Why is it a concern? (0)

Anonymous Coward | more than 9 years ago | (#11908638)

If women are choosing to leave IT I don't see anything to be concerned about unless you're a single male who only meets women at work. In which case, it's not really concern for the women, is it?

Why should I be concerned about this?

The effect (1)

captjc (453680) | more than 9 years ago | (#11908645)

The effect is that it is pissing me off.

How is a nerd like me supposed to find a date now. To most women, I am an Antisocial gomputer geek, but to a woman who is as nerdy as me, I am a god.

This is truely a shame for all of us computer knowledgeable dateless wonders out there.

As a woman... (2, Insightful)

geeksgirl (745700) | more than 9 years ago | (#11908646)

who has a husband that works in IT, here are my general observations:

My husband's working hours are 8 to 5, yet he's never home before 6 (and that's on a VERY quiet day).

When he's on standby he gets calls all times of the day, night and weekend and has had to drive to work in the middle of the night because a server is down.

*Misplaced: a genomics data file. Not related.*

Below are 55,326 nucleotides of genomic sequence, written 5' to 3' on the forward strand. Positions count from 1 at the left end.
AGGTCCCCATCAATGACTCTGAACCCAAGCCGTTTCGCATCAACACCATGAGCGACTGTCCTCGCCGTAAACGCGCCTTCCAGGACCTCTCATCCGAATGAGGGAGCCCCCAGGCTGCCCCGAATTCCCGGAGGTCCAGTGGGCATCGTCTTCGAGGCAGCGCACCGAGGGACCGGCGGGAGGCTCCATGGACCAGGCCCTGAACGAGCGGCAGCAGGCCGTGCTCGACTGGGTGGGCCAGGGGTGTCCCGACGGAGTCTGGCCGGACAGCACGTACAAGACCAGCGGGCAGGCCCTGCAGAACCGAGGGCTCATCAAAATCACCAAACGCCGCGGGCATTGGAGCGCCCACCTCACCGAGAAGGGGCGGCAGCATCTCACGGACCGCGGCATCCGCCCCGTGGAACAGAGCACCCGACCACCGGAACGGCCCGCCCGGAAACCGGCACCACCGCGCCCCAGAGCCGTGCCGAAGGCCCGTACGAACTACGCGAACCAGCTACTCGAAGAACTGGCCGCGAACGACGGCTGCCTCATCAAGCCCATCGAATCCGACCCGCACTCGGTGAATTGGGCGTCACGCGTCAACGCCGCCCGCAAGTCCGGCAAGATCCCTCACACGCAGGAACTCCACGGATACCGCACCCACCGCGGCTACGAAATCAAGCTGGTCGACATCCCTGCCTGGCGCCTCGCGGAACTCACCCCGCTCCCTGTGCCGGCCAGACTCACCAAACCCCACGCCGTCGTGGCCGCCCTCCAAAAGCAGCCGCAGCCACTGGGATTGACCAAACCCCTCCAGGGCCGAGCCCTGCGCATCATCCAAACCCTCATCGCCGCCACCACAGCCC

And when he has a major project to work on he works even more overtime then he normally does.

Now, I don't have kids (yet) but if I did I don't think I'd cope with the erratic nature of his IT work environment. Kids have school and activities that run to a schedule, you don't get to chop and change that at will. And babies, well, they have a schedule all their own.

I am lucky, I have a husband who does more than his fair share at home, but are other working women (especially working moms) that lucky?

It's no surprise then that IT is not that appealing a career choice for women, but it has nothing to do with their talents and abilities. Rather it has to do with the inequalities in our social systems (as opposed to the work place) where women are still expected to put family first while men put work first.

Maybe women are not as interested in IT as men? (2, Insightful)

polemistes (739905) | more than 9 years ago | (#11908648)

It's time to consider, without discriminating men or women, to see that there are differences between them as individuals.

We should fight for equal rights of women and men, that we should all have the same credit for the same work. But we should not decide that just as many men must do the same thing as women, or that there should be just as many women as men at every workplace. That's an artificial ideal. Women and men have different dreams for how they want to live.

However, I have always found it more stimulating and interesting to work in an environment with a balance of both sexes. If some workplace attracts mainly women or mainly men, one should perhaps see this as a problem with the workplace, not as a problem with what women or men generally want to do with their lives.

Re:Maybe women are not as interested in IT as men? (1)

giginger (825703) | more than 9 years ago | (#11908671)